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Truck Bed Liners: Types and Benefits

As a truck owner, you’ve probably asked yourself whether or not a truck bed liner would be a good thing to purchase. The answer is usually – if not always – yes. Before you actually buy one though, take time to know the different kinds of truck bed liners you will find today.

Spray-On

Spray-on liners are literally that – liners that you spray onto your truck with an applicator provided by the manufacturer. This makes for an airtight seal that will protect your truck bed from water, salt, sand or any other loose materials. Spray-on liners are also very effective against abrasion, rusting and other types of damage.

Drop-In

The idea behind drop-in liners is as simple as that behind spray-on liners. A drop-in liner is no more than a sheet of plastic “dropped” into the bed and fastened in place. One thing with drop-in liners, however, is that loose materials can still find their way through the gaps, and the bolts are, of course, likely to come loose after some time. Their advantage though is that they’re cheaper than spray-on liners.
Comparing Spray-on Liners and Drop-In Liners

Here’s the deal: spray-on bed liners are the best ones to get.
Spray-on truck bed liners are straight-out better than drop-in liners for a variety of reasons.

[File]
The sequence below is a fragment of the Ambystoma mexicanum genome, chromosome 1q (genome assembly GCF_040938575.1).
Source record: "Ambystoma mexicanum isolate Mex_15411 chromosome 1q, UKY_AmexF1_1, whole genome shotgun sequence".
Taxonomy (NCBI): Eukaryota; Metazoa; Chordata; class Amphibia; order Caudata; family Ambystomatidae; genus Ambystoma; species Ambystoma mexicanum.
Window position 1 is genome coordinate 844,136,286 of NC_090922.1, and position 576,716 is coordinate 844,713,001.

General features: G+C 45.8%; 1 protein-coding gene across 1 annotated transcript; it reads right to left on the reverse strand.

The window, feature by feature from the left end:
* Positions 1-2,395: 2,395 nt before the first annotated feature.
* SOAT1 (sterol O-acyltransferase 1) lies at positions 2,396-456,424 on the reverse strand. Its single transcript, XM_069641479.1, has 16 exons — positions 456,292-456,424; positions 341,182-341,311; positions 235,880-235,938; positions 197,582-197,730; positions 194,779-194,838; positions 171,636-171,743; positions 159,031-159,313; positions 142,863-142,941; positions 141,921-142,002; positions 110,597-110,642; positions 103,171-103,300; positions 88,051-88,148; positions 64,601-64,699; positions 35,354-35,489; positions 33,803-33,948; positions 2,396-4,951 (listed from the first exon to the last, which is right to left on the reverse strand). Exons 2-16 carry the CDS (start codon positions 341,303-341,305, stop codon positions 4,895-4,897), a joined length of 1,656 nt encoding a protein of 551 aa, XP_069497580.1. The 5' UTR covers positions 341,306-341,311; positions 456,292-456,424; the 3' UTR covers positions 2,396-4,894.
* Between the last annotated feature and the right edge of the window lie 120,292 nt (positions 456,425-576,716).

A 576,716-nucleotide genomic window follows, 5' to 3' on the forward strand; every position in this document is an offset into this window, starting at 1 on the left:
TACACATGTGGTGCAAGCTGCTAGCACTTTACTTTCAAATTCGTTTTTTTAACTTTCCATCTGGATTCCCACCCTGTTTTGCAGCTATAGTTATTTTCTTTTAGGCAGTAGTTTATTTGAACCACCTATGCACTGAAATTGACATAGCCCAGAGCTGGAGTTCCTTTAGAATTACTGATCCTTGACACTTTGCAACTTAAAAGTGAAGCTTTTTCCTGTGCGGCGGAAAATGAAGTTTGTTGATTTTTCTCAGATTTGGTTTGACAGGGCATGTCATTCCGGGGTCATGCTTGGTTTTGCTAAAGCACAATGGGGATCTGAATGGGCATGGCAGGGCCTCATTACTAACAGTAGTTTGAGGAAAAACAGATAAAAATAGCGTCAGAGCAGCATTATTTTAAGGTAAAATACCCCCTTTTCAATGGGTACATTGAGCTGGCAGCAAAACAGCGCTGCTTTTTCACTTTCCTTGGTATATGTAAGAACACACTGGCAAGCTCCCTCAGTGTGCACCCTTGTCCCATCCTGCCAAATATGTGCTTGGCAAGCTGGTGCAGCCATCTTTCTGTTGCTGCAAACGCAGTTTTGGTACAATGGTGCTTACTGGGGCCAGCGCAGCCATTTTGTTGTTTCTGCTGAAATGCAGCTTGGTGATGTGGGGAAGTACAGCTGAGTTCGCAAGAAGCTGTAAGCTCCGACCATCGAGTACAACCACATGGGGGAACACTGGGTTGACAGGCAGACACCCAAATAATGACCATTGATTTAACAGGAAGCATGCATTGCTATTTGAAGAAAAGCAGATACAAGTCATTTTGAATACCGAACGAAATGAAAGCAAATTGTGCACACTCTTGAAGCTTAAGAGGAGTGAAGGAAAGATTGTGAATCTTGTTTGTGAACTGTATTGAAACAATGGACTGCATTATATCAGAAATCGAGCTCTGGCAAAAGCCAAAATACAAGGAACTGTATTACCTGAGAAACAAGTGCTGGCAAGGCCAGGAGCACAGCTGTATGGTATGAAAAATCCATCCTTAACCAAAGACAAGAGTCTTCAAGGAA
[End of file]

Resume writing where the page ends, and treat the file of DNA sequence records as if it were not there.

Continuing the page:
For one, they’re highly versatile. After all, you just spray it on! You don’t have to think about sizes or making the liner fit. Once you have sprayed on your truck bed in its entirety, that’s total protection right there. You save time as well as effort.

Moreover, spray-on liners will never shift positions or dislodge, being actually stuck to the metal part of the truck bed. They’re unmovable! Drop-in liners may crack or rip, on the other hand, which is bad because moisture will be able to sneak in and rusk can develop unless the metal is treated right away. Finally, spray-on liners are drastically lower maintenance compared to other types of truck bed liners you’ll find nowadays. This makes them incredibly popular too. Although spray-ones are pricier upfront, they are always overall the cheapest alternative, considering that they require little or even no maintenance at all.

Others

You can adhere a carpet to the truck bed’s metal part, providing a semi-protective surface that works fantastic for handling delicate items. Rubber can also be an option but hardly as effective as hard plastic or spray-ons. Lastly, you might consider wood, but do remember that this material is going to rot after some time, so don’t expect it to be as effective as spray-ons or plastic.

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